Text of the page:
Oh dear... Am I turning into an addict?

Recently, I had the good fortune to experience a really important milestone in my life. I got married. It was a brilliant day, and my wife looked radiant. In this day and age when most people look upon the wedding certificate as nothing more than a piece of paper imposed upon society by abstract norms and legal wranglings, I realized just how important the ceremony was to me and to my wife. It changed nothing in terms of our relationship or feelings for each other, but in a very subtle way it brought some new significance to our lives together.

There was just one little thing that I noticed. As the groom, I was obviously not in a position to take photographs of the event. Nor do I think I would have wanted to. But in any case, we had friends take photos instead, and we collected them afterwards.

The net is a brilliant thing, but it has also become a pain. Two days after the event, we were flooded by people asking to see the photos which we had ourselves just briefly glanced over.

The sad thing is that instead of enjoying the photos for what they were, just a record of a memorable day… I started critiquing them in my own head. And I refused to publish them on our site. Instead I spent every evening over the next 2 weeks in Photoshop doing post processing work on them… cropping, enhancing the colour and contrast, etc. It was only afterwards that I realized that these friends who took these photos did so out of the goodness of their hearts, and the joy of being part of such an occasion. I still feel that I owe them an apology… just because a photo isn’t technically perfect doesn’t mean that it doesn’t convey the moment. It is a matter of context. Happily I have all the originals, and they are just as much a part of the day as were the vows or the exchange of rings.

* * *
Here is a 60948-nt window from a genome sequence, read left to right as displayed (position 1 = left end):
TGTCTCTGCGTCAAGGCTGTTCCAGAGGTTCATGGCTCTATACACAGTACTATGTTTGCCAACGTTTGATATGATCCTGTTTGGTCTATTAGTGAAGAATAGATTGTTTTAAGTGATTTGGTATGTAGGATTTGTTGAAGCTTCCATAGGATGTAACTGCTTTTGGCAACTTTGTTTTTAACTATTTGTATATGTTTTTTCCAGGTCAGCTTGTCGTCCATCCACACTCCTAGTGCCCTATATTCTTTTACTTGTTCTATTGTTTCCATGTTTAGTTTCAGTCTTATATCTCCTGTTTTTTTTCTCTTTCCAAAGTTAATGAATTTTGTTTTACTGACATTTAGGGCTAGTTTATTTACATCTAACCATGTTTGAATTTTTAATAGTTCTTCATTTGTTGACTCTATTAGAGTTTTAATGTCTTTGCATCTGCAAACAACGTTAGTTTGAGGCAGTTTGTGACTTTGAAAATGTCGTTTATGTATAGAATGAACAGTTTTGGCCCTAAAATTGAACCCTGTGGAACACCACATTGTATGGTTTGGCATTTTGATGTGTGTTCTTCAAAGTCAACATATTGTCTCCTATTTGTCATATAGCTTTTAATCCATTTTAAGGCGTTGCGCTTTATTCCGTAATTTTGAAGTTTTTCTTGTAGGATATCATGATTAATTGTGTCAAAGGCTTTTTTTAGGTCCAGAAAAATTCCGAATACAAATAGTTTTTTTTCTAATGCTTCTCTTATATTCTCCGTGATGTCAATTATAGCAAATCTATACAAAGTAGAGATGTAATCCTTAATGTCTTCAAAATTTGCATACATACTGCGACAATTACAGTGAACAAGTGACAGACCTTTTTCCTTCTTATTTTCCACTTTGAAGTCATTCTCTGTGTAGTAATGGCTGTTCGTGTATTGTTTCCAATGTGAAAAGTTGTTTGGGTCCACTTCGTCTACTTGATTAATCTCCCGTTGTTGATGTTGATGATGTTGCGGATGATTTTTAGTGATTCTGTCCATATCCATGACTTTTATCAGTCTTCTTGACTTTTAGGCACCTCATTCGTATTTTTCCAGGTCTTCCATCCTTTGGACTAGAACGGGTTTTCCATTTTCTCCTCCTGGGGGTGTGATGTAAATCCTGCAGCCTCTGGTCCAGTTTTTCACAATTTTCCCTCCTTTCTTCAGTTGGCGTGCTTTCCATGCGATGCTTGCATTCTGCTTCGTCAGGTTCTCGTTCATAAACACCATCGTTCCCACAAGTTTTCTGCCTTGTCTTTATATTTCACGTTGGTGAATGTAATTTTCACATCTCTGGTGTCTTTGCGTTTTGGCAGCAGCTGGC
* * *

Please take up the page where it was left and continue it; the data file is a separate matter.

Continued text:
I always hear photographers say never leave your camera behind. But sometimes we tend to forget to just enjoy the view, the moment or the occasion in our search of THE PHOTO. So if you didn't get a shot of the extraordinary sight, does it make it any less extraordinary? Was your reaction to it diminished in any way?

Don’t know if I’ll ever manage this myself, but it did give me something to think about.

Non-photography Day

BBC News Story about Non-Photography Day

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August 23, 2007


I, too, battle with this struggle. I make a point NOT to take my camera to certain events, just for that reason. I, too, am getting married next month. OUr ceremony is the 1st. We have another member of the family who is a professional photographer, and she is going to be there taking pictures for us. :) We are splitting up the ceremony and reception -- the reception and the ceremonial traditions that go with it aren't going to be until the 15th. At the reception, our guests are going to have disposable film cameras. It's going to be very difficult for me to not have a camera there, so I am SERIOUSLY contemplating getting the Canon G7 a bit earlier than planned, so I can have a good digital camera that day without the bulk. My fiance has a Polaroid i832 digital that I bought for him a couple Christmases ago, but it's not what I'm used to! It's more of a powershot kind of camera.

I think I've rambled on enough now. I'll stop. :)

August 23, 2007


After you join the stock game it's hard to look at things quite the same ever again. That's not really a bad thing but you have to try and keep things in context. Not easy!

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